Plenty of observers have noted Trump’s authoritarian rhetoric, his megalomania and narcissism, and the literal cult of personality he has built. And they have painted a picture of just how real the threat of Trump could be. Andrew Sullivan captures the image well in a recent essay in New York Magazine:

“Trump is not just a wacky politician of the far right, or a riveting television spectacle, or a Twitter phenom and bizarre working-class hero. He is not just another candidate to be parsed and analyzed by TV pundits in the same breath as all the others. In terms of our liberal democracy and constitutional order, Trump is an extinction-level event. It’s long past time we started treating him as such.”

Note that I didn’t say that Trump definitely is an existential threat. I don’t know that; nobody does. Hitler only rose to power because enough people believed that he wasn’t such a threat. There is no way of predicting in advance just how bad a President Trump would be. But if you’re an evangelical leader, this sets up a version of Pascal’s wager for you. If Trump turns out to be embarrassing but not all that bad, then your pride will suffer a bit, and you’ll have to say you were wrong to support Hillary. You’ll try to be wiser in the next election.

But if Trump turns out to be the “extinction-level event” that Sullivan predicts, and you fail to do everything in your power to stop him, then you will join a long line of evangelical leaders who have been on the wrong side of history – and judged harshly for it – at critical moments ranging from slavery to Jim Crow to abortion (in the early days of that debate). Your witness for Christ – our witness – will be diluted because we didn’t do everything we could to prevent this catastrophe. And there won’t be a next election to get it right.

  1. Trump is a threat to the unity of the church.

All of this is to say nothing of Trump’s racism and misogyny. As a person of color, I have to tell you that Trump gives me reason to fear for life and safety – for myself, for my mixed-race family, and for our immigrant parents – in a way that no political candidate ever has before. I hope that our conservative evangelical leaders, particularly those who are white, understand this: your stand against Trump, in solidarity with the people he hopes to marginalize, is critical to preventing that marginalization. If the movement against Trump is seen to be mostly a movement of people of color, then it will feed into the very narrative of white grievance that he thrives on.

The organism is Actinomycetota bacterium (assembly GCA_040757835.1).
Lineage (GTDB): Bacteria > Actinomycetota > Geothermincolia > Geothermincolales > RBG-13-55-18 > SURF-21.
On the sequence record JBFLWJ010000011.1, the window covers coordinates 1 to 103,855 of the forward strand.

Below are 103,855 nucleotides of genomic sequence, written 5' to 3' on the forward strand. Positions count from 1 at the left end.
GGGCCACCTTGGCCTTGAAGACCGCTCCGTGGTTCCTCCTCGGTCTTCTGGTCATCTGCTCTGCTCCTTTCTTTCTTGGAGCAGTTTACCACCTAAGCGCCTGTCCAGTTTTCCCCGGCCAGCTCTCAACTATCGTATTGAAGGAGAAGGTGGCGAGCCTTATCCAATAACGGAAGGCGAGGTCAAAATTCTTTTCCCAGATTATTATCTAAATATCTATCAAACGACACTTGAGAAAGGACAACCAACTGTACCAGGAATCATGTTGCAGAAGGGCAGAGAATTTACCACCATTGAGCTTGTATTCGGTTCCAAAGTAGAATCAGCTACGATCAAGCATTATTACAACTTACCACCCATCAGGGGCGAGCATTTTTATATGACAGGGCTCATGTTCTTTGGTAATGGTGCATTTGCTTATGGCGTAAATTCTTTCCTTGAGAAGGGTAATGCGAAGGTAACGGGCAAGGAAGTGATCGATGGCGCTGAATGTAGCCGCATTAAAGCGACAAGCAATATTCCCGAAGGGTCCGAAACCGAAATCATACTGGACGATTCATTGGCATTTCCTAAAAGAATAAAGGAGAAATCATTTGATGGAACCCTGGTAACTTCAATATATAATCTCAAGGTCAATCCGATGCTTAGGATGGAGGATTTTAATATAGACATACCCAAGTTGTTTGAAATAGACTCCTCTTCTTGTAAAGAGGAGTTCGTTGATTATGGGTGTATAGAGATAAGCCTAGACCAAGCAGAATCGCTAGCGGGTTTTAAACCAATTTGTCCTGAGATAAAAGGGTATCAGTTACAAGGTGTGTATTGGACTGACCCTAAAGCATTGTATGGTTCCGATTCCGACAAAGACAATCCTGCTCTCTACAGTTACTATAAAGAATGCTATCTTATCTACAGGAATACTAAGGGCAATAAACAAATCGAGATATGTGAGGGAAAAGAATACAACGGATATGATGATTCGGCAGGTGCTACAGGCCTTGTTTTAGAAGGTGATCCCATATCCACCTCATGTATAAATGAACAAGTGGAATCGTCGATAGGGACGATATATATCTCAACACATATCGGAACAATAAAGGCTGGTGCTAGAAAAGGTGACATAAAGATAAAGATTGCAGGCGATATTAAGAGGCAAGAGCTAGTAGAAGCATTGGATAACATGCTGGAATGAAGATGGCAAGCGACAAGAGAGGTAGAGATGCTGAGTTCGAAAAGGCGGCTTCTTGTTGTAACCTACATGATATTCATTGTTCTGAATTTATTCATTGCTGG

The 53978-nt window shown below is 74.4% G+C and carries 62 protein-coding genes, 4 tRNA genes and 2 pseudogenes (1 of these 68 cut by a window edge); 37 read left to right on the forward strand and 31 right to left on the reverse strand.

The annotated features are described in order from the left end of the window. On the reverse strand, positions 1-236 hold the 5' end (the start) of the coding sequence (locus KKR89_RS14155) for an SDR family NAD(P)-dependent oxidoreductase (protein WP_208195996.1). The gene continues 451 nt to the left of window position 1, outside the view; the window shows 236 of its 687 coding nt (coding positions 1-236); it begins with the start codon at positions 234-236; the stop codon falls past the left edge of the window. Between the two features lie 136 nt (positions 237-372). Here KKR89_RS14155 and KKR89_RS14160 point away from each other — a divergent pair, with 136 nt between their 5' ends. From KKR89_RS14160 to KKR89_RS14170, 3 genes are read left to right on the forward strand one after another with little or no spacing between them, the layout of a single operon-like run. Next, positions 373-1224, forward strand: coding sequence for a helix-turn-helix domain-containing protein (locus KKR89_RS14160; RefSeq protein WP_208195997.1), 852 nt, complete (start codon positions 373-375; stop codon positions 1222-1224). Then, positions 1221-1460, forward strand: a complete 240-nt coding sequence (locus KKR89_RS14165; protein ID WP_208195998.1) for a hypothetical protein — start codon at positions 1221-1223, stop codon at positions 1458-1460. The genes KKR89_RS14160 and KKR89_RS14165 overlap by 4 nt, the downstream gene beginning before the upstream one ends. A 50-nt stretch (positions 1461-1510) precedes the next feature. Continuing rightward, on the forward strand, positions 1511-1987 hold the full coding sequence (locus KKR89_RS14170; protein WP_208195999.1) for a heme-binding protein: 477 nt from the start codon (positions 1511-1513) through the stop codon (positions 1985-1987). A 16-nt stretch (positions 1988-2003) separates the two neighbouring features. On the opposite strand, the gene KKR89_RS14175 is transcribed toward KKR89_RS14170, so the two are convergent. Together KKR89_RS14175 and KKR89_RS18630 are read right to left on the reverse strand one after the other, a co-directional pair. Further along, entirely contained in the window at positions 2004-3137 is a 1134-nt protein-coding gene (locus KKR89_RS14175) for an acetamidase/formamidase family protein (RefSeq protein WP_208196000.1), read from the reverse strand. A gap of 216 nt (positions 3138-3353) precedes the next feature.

I cannot speak for all believers of color, but I believe that many of us are remembering the evangelical church’s history on matters of race, looking to our leaders today, and hoping that this disappointing history does not repeat itself. Your actions to stop Trump should be so clear, so unequivocal, that you guarantee yourself a spot on Trump’s “enemies” list if he were to be elected president. Otherwise, the temptation to accommodate or to reconcile with a President Trump will be too strong for some of you in the aftermath of his election, and the church’s unity will suffer as a result.

Richard Nixon Eating with Zhou Enlai and Chang Chun-chiao

  1. You may think she’s terrible, but Hillary Clinton is a conventional Democrat.

All right, you might be thinking: Trump is bad, but isn’t Hillary just as bad? Isn’t her support for abortion alone equal to all of the terrible things I’ve just described?

Perhaps – and you might spend all of a Hillary Clinton presidency opposing everything she’s doing at the top of your lungs. But I’m pretty sure you’ll still be able to oppose her in the context of the democratic republic we live in, and that you’ll be able to work to unseat her in the next election if that’s what you want. I cannot say the same of Trump. Fighting to protect life is important – but, with a candidate like Trump in the mix, it’s more important to protect your ability to fight for life over the long term. Due to his marriage of convenience with the Republican party, you might get a Supreme Court justice or two out of a Trump presidency. But it’s a Faustian bargain – eventually, Trump will do whatever is best for him, including appointing judges who help him overturn rather than protect the current constitutional order.